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Kipping Pull-Up

Level: Average
Pull-up bar, Racks


How to do Kipping pull ups:


Step 1: work on strict pull-ups until you can do 8–10 unbroken. Without the shoulder strength needed to do unbroken sets of strict pull-ups, the aggressive / dynamic motion of kipping pull-ups risks injuring your shoulders. Not worth it! I’ve seen many athletes skip this step and hurt themselves, as well as many others who did focus first on strict pull-ups and moved on to kipping pull-ups safely and effectively. (I’ll skip techniques for achieving step 1 as it’s an answer unto itself, and assume that you’ve already gotten to the point of getting strict pull-ups. If you haven’t, and would like tips, ask a separate question about this.)


Step 2: hang from the bar and practice a kipping swing without the pull-up action. Control your body weight from your shoulders/chest, keep your feet together at all times, and swing your legs back and forth so your body alternates between a concave and convex curve shape. On the back swing, your knees are bent behind you and your chest is out in front of the bar (you can’t see the bar). On the fore swing, your legs are in front of you and you push your chest backwards, so you can see the bar in front of you. Aim to stay in control without getting “loose” at your shoulders, but try for a smooth, fluid motion. Do, say, 3 sets of 10 swings to warm up and start building muscle-memory.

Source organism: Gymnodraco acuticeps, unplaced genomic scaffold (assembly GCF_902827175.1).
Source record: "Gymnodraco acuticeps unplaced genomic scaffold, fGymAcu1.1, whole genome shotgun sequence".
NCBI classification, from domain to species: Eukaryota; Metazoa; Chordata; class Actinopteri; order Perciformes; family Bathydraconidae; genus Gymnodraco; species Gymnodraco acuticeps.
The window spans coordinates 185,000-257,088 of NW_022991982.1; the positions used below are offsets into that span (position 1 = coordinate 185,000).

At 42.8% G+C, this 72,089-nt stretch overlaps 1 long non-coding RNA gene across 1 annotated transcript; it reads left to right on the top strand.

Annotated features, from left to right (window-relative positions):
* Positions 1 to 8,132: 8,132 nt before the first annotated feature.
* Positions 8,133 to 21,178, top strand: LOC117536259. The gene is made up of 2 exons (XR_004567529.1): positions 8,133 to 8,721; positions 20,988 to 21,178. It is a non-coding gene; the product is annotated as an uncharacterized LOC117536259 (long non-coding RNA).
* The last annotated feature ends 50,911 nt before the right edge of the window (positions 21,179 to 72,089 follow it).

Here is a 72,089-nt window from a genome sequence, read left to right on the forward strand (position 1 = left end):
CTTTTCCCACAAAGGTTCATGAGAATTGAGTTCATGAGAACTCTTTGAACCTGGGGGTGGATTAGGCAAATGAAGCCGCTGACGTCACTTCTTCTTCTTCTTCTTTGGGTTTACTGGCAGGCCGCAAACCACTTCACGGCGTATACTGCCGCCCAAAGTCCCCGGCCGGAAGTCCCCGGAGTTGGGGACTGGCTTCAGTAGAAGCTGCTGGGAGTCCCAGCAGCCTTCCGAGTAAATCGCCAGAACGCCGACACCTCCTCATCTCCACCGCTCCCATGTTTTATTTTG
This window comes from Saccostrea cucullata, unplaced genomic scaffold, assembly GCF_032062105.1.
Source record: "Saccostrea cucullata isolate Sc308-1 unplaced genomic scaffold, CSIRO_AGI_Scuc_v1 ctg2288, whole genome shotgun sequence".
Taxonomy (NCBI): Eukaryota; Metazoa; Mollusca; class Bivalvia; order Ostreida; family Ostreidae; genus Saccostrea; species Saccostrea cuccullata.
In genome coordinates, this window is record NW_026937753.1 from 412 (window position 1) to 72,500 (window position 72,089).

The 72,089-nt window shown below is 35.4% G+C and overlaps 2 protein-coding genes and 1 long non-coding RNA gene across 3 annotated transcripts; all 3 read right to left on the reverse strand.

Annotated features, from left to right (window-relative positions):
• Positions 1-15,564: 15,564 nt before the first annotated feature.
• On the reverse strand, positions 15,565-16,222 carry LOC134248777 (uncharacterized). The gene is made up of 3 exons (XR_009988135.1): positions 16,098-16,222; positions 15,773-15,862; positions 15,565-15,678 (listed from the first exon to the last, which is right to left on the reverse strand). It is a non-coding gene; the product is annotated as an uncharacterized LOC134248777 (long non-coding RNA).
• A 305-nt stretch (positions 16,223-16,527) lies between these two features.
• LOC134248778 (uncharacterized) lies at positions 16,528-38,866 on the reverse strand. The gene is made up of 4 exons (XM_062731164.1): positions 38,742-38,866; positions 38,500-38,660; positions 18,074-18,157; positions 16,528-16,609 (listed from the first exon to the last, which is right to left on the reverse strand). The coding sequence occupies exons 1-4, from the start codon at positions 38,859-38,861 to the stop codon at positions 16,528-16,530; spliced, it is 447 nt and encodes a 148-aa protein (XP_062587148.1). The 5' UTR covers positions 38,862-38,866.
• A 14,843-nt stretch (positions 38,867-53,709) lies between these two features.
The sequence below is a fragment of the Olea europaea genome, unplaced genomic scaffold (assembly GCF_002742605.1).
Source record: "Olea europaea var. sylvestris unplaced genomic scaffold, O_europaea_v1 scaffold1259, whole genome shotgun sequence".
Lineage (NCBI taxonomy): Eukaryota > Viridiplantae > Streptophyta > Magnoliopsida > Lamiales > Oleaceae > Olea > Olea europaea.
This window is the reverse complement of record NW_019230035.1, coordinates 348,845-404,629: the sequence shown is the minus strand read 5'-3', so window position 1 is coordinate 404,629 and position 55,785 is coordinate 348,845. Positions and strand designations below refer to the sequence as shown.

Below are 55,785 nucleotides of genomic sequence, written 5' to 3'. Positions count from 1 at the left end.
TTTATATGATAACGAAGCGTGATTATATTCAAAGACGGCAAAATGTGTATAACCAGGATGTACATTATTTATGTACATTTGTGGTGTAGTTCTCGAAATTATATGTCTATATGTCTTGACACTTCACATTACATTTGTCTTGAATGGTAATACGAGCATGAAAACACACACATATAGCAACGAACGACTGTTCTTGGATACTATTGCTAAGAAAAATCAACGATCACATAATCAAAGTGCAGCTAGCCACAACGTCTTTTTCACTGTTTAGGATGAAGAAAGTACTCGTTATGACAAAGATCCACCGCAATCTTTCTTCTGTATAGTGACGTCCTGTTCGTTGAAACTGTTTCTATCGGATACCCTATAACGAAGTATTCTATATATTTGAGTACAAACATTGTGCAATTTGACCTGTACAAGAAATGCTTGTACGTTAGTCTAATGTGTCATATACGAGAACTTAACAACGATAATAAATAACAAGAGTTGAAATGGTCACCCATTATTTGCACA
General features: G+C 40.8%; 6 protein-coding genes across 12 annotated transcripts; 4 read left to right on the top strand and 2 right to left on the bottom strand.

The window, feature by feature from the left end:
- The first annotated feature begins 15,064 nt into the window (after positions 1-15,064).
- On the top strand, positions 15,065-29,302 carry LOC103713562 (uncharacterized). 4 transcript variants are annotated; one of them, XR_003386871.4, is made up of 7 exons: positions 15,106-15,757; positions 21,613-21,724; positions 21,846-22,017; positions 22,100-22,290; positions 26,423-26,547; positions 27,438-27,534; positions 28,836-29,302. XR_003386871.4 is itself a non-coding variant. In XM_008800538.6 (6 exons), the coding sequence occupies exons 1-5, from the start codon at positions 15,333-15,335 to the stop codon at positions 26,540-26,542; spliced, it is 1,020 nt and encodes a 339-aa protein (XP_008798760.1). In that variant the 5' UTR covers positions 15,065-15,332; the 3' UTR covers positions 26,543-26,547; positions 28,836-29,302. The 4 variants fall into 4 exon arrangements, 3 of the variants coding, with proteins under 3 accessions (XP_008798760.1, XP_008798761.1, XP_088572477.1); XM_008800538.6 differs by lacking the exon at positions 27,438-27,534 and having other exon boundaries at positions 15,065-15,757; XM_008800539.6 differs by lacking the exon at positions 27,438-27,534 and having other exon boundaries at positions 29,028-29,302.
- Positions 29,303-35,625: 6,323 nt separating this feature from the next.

Step 3) add the pull-up. It helps to watch another person do kipping pull-ups well or to watch a video so you know when to pull and how to “recycle” your energy into the next kip. There are two main variations on kipping pull-ups: one is more advanced than the other.